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Jaypee to seek higher tariffs if China diverts water

Jaypee to seek higher tariffs if China diverts water
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First Published: Wed, Mar 03 2010. 01 15 AM IST

Graphic: Ahmed Raza Khan / Mint
Graphic: Ahmed Raza Khan / Mint
Updated: Wed, Mar 03 2010. 12 07 PM IST
New Delhi: Following reports that China plans to divert water from the Brahmaputra river, Jaiprakash Hydro-Power Ltd (JHPL) has sought to raise tariff for power generated from its project in Arunachal Pradesh if the water discharge becomes limited.
The Jaypee Group company is developing the 2,700MW Lower Siang hydroelectric project in the border Indian state, parts of which are claimed by China.
“They have communicated their concerns to us. However, we cannot do anything as power tariffs are not approved by us but by the electricity regulator,” said a senior official at the Central Electricity Authority (CEA), India’s apex power sector planning body. “It is the only project likely to be affected in the event of China diverting the water.” The official declined to be named.
A Jaypee Group spokesperson declined to comment.
Graphic: Ahmed Raza Khan / Mint
While 107 projects to produce a total of 37,000MW power have been approved for development in Arunachal Pradesh, the neighbouring country has reportedly set in motion a $62 billion (Rs2.85 trillion today) scheme to divert the tributaries of the Brahmaputra towards its arid regions of Xinjiang and Gansu.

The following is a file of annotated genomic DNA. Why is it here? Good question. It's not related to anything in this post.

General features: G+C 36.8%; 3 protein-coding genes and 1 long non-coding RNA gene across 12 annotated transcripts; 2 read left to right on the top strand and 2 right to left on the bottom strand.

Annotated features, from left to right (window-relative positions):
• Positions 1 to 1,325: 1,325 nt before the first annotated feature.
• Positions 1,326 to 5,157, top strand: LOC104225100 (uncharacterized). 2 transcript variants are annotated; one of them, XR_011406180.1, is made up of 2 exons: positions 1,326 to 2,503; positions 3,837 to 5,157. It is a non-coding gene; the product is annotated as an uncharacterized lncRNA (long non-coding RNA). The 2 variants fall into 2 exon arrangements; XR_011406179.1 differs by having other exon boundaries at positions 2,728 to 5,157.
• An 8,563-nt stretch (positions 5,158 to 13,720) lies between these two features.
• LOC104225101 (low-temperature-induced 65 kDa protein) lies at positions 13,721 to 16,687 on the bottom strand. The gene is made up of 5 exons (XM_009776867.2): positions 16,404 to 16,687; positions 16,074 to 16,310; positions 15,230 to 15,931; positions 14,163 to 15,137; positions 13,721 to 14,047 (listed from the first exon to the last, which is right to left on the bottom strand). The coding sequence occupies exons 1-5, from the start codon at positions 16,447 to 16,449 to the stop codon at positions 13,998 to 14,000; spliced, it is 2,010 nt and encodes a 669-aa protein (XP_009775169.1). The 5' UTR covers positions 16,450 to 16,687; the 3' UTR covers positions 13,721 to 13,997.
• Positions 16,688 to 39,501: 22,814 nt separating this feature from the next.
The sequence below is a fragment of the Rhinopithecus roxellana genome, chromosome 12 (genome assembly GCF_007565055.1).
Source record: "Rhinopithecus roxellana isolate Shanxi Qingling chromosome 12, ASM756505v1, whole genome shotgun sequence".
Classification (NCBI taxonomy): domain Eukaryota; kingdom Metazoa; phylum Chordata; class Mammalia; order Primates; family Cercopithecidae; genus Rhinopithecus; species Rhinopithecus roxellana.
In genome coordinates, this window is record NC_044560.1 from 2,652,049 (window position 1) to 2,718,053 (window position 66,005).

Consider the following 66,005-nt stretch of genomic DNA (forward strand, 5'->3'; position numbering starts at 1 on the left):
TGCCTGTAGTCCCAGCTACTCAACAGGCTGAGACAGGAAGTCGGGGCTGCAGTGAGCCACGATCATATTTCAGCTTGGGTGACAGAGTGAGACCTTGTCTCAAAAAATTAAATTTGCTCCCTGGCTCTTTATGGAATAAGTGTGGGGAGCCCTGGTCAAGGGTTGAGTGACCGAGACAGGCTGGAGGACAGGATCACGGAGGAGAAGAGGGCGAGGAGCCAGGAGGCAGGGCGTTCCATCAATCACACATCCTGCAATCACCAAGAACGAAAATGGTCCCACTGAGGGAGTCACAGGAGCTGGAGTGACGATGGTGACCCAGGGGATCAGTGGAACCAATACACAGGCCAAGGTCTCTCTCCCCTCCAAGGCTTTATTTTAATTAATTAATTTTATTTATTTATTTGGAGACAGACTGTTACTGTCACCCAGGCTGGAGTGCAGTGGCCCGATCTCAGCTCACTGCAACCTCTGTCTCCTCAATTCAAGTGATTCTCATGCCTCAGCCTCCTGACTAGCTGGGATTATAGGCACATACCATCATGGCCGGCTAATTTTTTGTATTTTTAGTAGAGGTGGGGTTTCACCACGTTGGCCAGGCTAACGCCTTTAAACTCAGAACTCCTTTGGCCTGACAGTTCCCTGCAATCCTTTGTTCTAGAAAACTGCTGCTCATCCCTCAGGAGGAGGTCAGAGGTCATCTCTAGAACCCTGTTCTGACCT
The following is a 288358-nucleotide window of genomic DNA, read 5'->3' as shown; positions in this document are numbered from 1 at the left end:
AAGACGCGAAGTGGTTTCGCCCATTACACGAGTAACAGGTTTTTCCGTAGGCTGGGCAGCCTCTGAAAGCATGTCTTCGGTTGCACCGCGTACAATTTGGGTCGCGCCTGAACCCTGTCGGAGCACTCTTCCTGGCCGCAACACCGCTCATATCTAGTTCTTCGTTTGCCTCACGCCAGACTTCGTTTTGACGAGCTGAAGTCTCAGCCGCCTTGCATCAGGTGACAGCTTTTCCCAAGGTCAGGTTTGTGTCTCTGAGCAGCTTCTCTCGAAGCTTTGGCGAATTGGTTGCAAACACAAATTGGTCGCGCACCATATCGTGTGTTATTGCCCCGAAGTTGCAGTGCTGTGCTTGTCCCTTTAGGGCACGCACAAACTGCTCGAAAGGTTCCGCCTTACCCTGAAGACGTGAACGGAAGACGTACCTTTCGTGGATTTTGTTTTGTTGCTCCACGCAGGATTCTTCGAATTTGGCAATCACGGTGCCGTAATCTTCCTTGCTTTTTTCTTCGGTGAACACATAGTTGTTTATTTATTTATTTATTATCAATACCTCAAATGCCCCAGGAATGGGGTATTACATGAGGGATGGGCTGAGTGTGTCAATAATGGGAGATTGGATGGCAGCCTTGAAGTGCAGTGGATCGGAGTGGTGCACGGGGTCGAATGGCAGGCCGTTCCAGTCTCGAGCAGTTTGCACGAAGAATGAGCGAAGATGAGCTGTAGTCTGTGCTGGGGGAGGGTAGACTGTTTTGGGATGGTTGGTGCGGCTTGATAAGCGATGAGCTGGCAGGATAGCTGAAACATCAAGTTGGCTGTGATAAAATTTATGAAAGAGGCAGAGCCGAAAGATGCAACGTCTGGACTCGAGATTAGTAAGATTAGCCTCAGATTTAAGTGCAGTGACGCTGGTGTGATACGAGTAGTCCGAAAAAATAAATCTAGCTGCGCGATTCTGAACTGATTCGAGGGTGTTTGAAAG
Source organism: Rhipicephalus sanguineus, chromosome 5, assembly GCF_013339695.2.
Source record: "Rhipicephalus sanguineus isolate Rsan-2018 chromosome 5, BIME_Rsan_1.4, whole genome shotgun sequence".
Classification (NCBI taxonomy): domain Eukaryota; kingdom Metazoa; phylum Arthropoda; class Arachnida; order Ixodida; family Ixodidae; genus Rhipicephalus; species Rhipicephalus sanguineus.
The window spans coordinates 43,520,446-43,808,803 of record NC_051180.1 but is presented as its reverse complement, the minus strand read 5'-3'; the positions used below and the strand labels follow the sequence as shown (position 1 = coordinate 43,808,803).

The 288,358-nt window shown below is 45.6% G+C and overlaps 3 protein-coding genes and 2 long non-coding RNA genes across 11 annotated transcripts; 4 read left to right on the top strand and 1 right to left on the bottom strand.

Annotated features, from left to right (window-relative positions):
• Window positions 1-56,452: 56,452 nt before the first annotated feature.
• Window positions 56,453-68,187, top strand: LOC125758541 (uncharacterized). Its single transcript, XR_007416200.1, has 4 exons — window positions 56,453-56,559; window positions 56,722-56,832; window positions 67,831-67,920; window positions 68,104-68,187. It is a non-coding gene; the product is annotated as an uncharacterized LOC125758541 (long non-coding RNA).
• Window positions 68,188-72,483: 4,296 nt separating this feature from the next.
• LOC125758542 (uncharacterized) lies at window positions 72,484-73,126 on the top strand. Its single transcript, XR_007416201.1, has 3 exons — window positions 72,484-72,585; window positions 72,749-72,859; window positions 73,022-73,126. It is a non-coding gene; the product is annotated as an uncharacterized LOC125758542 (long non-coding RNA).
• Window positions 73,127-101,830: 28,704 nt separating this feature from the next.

Only half the power generated from the Lower Siang project would be regulated by a notified tariff; the balance would be sold in the open market. The project is expected to be commissioned by 2015. Jaiprakash Power Ventures Ltd (JPVL) holds an 89% equity in it; the rest is held by the Arunachal Pradesh government.
“If the water discharge comes down, the private developer will go the electricity regulator for higher tariff,” said power secretary H.S. Brahma. “Until and unless China diverts the water, there is no problem for the next 10-15 years.”
According to the Central Water Commission, while 60% of the water in the Brahmaputra comes from India, 40% comes from Tibet, an autonomous region of China.
India has set up a committee under cabinet secretary K.M. Chandrasekhar to study ways to tap the Brahmaputra river and strengthen its claim over the tributaries that China reportedly plans to divert. Under international law, a country’s right over natural resources it shares with other countries becomes stronger if it is already putting them to use.
China has repeatedly denied plans to divert rivers. “This is baseless. China is a responsible country and will not do anything harmful to other countries,” a Chinese embassy spokesperson in New Delhi had earlier told Mint.
India’s seven north-eastern states have a combined hydropower generation potential of around 58,000MW. Arunachal Pradesh alone has a potential of 50,328MW—the highest in the country, according to CEA.
The other firms that are developing hydropower projects in Arunachal Pradesh include state-run NHPC Ltd, Anil Ambani-owned Reliance Energy Ltd, Jindal Steel and Power Ltd (JSPL) and GMR Group.
utpal.b@livemint.com
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First Published: Wed, Mar 03 2010. 01 15 AM IST
More Topics: Jaypee | Power | Brahamputra | River | Water |